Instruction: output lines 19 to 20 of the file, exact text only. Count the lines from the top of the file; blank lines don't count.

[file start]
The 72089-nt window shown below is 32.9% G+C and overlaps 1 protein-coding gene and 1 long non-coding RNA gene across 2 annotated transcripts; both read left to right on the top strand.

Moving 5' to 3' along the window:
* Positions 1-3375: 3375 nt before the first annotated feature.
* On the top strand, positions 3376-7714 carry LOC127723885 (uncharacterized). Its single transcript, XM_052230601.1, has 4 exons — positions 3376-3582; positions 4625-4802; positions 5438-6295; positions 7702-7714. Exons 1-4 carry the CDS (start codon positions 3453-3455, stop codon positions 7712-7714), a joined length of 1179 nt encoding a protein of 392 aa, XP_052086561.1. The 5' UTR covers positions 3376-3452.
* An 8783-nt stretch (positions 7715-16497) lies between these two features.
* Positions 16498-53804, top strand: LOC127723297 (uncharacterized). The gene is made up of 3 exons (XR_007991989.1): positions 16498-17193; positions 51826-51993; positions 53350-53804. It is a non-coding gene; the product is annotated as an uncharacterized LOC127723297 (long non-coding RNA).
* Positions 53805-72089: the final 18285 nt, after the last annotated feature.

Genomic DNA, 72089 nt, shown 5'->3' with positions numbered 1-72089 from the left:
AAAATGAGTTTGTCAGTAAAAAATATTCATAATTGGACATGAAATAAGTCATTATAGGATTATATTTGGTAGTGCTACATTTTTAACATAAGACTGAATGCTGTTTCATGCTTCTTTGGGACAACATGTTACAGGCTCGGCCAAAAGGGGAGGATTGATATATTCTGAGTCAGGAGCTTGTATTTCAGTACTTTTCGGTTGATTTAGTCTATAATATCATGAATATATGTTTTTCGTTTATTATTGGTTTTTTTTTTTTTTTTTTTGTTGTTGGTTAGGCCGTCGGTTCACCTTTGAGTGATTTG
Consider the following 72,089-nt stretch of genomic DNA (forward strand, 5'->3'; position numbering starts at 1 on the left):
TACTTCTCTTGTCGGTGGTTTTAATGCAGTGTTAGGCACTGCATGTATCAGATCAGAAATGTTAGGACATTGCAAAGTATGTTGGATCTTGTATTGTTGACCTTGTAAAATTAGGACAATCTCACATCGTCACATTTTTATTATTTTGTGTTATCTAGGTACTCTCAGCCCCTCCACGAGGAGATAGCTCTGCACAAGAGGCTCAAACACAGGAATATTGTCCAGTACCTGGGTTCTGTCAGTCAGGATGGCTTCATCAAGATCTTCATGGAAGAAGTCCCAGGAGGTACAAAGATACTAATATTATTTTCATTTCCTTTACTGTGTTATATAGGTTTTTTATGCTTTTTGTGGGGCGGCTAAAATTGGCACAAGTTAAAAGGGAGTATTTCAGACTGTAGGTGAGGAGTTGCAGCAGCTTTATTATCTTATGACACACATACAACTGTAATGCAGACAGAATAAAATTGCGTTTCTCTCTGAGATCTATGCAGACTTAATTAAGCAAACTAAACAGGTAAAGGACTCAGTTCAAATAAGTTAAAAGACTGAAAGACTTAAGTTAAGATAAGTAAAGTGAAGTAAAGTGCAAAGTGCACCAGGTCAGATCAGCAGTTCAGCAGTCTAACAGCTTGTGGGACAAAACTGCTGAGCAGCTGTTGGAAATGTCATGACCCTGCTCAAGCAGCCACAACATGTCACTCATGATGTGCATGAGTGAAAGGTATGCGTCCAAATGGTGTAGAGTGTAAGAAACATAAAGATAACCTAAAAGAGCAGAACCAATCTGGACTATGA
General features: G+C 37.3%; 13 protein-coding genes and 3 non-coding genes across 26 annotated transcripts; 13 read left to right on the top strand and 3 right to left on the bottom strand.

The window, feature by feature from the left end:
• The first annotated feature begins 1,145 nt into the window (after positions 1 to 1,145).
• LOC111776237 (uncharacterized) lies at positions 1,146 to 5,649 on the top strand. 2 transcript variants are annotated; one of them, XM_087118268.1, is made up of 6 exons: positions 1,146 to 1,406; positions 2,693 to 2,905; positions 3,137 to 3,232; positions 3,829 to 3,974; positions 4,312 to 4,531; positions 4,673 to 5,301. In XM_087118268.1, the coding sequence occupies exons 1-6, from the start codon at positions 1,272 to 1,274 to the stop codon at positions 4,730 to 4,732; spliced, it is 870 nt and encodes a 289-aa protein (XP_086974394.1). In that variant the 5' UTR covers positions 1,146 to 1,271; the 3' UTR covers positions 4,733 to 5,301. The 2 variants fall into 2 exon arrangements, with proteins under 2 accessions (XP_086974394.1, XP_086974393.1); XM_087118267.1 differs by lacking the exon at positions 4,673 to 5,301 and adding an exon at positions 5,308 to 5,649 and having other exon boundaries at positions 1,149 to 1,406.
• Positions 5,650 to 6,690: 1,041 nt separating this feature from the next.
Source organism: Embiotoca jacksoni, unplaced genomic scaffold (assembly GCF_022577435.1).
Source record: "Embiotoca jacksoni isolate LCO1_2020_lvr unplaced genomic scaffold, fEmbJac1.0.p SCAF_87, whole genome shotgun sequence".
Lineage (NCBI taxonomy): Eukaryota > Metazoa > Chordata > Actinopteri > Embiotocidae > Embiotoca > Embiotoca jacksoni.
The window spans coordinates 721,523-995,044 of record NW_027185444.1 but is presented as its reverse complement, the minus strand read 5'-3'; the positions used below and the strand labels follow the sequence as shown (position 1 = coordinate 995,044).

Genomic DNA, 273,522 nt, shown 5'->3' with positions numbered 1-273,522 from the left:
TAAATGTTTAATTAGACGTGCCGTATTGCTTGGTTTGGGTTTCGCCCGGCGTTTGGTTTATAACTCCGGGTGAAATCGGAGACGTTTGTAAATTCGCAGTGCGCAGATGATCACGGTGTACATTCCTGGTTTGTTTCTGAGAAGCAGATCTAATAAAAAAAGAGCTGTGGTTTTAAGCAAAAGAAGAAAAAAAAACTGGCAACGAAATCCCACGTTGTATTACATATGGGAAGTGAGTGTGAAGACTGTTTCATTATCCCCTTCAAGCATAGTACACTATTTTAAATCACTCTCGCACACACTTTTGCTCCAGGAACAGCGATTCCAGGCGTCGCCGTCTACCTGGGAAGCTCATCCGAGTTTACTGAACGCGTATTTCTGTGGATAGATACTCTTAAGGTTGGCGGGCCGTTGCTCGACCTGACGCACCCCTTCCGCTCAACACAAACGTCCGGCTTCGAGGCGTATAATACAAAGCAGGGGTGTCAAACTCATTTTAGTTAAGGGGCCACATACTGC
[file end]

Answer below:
Lineage (NCBI taxonomy): Eukaryota > Metazoa > Chordata > Actinopteri > Embiotocidae > Embiotoca > Embiotoca jacksoni.
The window spans coordinates 721,523-995,044 of record NW_027185444.1 but is presented as its reverse complement, the minus strand read 5'-3'; the positions used below and the strand labels follow the sequence as shown (position 1 = coordinate 995,044).